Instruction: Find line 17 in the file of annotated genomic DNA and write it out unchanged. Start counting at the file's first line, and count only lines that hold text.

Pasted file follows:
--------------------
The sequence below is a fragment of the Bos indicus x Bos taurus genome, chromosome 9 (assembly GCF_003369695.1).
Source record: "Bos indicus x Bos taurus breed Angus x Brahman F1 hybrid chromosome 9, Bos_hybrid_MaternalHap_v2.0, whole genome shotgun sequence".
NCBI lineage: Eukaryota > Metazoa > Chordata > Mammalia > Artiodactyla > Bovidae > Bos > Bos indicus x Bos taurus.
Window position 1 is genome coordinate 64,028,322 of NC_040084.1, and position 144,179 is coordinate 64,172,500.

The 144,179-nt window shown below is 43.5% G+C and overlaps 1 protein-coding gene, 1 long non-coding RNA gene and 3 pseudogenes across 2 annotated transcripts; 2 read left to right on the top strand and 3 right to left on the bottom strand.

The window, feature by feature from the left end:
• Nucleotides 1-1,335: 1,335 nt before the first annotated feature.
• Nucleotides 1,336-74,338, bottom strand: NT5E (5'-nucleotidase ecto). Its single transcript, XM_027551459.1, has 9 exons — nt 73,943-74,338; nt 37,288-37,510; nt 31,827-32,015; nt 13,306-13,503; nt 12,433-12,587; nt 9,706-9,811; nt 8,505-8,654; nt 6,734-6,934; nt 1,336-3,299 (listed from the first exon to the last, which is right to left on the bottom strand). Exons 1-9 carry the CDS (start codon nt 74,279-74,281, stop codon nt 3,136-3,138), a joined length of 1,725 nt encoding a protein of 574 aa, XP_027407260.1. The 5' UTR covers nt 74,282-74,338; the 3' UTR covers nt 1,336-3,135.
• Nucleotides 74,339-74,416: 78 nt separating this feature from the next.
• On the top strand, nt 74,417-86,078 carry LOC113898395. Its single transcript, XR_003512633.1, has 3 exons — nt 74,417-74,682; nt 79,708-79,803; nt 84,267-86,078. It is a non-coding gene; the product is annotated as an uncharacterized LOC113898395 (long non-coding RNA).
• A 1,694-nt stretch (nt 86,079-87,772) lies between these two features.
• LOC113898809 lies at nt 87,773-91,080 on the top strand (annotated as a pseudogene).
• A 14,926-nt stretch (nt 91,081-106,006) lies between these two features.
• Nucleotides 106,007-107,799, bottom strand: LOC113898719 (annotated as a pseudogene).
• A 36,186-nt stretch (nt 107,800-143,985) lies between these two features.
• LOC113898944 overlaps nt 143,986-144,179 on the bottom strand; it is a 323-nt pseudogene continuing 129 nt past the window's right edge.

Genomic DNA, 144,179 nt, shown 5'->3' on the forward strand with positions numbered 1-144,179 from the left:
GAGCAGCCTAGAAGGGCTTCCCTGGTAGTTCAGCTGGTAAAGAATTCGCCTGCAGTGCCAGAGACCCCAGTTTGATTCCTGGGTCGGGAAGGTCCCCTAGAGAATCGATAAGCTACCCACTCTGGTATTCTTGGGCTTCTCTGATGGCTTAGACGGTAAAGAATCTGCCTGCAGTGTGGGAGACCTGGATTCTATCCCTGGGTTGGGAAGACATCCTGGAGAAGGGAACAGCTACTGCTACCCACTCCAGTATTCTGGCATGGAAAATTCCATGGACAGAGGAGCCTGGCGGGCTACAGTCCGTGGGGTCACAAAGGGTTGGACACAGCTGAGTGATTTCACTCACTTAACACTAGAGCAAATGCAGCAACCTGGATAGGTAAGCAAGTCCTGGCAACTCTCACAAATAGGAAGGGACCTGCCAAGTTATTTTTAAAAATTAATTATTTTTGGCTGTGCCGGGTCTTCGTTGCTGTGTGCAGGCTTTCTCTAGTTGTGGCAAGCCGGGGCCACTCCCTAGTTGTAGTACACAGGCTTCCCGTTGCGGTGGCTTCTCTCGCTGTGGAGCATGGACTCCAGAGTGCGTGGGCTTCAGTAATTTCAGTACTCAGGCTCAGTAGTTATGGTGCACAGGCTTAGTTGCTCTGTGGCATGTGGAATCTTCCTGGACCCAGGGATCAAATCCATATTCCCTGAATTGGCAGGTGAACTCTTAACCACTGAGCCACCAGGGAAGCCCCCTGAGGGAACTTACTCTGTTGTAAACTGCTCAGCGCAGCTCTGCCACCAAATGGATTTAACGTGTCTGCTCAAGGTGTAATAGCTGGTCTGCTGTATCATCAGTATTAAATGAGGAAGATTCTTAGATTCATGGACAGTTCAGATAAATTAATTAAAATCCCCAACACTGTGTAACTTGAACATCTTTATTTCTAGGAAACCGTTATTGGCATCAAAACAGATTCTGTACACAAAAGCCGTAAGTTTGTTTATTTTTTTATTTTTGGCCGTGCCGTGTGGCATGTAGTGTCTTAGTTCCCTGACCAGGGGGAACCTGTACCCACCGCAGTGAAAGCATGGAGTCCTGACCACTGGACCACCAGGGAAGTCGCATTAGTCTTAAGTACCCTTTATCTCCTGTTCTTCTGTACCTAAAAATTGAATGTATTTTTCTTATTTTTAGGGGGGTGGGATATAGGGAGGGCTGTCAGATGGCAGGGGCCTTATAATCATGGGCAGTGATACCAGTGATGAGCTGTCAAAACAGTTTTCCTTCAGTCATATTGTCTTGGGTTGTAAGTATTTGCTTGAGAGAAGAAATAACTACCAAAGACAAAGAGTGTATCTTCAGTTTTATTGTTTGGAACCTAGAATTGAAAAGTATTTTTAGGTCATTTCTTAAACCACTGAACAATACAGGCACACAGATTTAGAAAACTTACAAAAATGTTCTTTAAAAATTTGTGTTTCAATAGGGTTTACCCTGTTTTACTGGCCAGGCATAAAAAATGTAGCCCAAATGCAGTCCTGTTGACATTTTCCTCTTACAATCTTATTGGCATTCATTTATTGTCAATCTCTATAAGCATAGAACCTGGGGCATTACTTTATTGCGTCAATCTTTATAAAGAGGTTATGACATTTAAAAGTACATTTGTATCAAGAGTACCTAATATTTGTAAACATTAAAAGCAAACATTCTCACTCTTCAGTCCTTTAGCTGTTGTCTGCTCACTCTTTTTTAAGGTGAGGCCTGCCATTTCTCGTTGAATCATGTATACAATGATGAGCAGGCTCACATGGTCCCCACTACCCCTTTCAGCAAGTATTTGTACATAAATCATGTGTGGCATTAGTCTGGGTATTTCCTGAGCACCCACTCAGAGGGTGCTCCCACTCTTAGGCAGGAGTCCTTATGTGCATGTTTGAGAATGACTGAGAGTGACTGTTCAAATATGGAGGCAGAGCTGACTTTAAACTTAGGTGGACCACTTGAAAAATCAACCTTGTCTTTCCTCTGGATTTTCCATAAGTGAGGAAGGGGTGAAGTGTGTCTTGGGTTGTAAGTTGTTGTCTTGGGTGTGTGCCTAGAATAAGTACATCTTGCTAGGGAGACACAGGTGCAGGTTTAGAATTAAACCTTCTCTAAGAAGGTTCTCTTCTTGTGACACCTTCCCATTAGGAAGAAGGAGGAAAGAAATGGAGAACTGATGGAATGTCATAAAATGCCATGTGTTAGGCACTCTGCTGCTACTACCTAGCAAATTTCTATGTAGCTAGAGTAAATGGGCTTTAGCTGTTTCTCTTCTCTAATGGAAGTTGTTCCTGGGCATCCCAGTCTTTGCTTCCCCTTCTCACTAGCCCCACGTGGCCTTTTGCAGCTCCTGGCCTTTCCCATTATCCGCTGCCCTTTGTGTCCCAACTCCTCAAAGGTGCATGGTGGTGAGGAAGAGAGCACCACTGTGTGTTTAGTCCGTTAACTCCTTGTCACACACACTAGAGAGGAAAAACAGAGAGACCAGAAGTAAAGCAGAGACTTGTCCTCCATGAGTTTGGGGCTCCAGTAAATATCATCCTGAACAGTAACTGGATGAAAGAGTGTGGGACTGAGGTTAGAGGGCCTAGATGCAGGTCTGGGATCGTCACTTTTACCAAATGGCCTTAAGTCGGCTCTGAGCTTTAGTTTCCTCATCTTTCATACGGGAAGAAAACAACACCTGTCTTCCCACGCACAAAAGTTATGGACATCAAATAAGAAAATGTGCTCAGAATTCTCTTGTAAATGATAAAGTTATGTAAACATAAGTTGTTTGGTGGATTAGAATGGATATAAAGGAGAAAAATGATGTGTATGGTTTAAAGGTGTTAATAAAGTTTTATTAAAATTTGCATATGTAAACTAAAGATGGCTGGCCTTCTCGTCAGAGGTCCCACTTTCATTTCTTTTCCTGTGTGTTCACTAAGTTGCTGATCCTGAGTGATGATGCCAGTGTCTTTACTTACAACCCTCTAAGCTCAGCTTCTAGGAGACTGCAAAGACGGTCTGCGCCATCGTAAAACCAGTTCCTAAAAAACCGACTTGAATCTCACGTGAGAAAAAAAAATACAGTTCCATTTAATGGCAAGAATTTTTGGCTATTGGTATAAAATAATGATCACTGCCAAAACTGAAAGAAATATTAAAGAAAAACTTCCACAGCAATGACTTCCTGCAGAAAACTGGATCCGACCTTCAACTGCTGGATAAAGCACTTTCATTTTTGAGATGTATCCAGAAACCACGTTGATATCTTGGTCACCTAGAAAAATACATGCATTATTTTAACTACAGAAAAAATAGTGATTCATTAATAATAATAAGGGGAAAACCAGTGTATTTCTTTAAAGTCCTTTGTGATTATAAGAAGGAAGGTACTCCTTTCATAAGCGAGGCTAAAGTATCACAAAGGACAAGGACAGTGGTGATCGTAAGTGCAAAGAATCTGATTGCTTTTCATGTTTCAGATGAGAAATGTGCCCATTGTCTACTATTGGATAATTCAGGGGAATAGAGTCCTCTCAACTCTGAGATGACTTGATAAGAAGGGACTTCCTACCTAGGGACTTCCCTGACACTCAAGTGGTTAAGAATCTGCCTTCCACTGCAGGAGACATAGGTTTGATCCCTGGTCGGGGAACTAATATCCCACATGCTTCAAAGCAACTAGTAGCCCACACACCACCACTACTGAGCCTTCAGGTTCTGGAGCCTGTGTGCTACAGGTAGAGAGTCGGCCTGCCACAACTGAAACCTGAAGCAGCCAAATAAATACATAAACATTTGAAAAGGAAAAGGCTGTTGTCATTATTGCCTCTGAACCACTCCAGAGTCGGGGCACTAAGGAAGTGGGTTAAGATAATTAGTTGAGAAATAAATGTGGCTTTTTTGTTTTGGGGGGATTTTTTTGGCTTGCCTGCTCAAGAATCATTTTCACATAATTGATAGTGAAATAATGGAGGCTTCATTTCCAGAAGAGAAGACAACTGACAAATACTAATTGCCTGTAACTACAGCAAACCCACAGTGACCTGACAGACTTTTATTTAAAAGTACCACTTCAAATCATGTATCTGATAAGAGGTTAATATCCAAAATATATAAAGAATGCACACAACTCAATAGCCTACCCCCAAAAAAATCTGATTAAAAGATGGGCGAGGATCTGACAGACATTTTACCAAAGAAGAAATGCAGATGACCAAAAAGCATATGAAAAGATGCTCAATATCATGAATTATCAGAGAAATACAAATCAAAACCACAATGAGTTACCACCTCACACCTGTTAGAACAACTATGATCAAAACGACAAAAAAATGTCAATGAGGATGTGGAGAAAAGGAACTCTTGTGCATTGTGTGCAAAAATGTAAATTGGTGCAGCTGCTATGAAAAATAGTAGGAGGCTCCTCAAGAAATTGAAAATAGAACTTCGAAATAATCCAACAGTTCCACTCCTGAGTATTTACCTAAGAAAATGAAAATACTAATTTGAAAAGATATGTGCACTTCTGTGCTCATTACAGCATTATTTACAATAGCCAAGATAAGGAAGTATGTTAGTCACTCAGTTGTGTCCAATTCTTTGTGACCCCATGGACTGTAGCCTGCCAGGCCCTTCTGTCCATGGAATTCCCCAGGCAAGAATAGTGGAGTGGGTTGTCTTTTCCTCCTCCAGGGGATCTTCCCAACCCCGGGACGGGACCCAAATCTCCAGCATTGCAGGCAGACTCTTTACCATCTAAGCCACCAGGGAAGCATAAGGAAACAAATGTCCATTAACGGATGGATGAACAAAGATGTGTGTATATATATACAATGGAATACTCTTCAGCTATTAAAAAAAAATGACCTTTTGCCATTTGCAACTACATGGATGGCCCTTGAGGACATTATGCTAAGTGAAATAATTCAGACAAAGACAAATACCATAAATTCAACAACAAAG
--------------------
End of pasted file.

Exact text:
Genomic DNA, 144,179 nt, shown 5'->3' on the forward strand with positions numbered 1-144,179 from the left: